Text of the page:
The railway arrived in 1891 and the beautiful Edwardian-era railway station was built in 1908. It is preserved today. The railway stopped passing through Korumburra in 1993.
While no longer active, the station is preserved as a heritage listed railway station. It is architecturally significant as a rare example of a station building in the Queen Anne style.
“The complex comprises of a large, predominantly single storey, brick station building with an upper level residence. The red brick, Queen Anne style building features stuccoed banding, terra cotta tiled hip and gable roof with ridge cresting, dormer windows, cantilevered platform verandah and a pedimented entrance to the lobby.
It is historically significant as an important element of the Great Southern Railway and for its role as a marshalling point for goods trains that faced steep descents in both directions, as the junction for lines from local coal mines and as the starting point for other branch services. In a local sense, it demonstrates the early significance of Korumburra that, at the time, was the largest and most important town in the Shire. (AHC criteria – A.4 and D.2)”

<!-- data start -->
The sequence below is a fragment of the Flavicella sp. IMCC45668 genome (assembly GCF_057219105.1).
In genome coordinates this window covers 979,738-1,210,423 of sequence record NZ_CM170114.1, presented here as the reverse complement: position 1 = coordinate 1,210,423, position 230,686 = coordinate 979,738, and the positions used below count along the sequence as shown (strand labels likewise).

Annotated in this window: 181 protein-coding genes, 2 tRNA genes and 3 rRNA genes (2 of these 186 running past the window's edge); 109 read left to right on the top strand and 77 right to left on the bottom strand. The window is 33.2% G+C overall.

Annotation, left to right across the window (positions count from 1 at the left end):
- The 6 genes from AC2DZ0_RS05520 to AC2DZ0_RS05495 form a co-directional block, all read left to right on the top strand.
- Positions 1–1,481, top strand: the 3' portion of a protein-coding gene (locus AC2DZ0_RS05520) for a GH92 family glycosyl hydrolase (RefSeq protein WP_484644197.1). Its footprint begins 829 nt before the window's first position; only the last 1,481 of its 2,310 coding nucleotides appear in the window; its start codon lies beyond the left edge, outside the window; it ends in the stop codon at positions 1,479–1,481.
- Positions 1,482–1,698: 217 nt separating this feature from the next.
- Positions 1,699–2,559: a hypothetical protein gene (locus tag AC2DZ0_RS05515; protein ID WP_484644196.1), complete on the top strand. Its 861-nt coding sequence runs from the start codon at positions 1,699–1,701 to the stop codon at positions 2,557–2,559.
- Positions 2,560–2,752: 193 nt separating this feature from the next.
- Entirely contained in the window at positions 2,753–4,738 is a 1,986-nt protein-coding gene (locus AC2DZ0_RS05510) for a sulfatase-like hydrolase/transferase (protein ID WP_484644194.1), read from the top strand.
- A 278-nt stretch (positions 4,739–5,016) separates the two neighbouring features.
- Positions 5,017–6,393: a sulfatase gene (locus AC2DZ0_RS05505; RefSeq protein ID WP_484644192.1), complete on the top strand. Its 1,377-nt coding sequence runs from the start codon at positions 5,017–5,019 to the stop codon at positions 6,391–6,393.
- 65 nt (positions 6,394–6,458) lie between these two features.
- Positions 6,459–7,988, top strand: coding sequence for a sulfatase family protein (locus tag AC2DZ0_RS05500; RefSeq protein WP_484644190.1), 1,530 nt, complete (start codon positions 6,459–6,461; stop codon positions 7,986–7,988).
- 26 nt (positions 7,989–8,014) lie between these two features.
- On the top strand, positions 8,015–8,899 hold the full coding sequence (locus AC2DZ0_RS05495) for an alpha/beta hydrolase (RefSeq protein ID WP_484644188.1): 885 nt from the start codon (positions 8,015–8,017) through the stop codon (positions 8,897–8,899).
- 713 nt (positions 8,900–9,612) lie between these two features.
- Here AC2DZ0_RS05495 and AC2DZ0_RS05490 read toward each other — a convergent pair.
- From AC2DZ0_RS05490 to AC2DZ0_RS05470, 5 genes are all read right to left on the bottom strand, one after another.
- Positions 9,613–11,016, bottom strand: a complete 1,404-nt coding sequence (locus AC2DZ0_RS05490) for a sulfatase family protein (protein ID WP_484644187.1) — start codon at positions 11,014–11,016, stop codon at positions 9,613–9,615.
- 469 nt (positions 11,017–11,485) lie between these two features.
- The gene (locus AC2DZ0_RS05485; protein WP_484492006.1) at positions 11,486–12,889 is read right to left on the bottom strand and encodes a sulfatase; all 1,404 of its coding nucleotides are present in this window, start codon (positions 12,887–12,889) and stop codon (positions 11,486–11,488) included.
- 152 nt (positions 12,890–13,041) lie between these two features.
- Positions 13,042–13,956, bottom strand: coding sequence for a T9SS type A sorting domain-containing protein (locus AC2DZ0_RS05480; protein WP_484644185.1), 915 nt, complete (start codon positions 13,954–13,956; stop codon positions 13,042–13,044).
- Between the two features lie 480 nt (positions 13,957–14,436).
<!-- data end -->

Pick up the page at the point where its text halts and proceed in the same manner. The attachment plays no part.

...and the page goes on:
The rail line which passes through the town will become an extension of the Great Southern Rail Trail. In 2019 the council announced a successful lease with VicTrack to secure use of the rail corridor from Leongatha to Nyora for 18 years.
(1) source: Victorian Heritage Database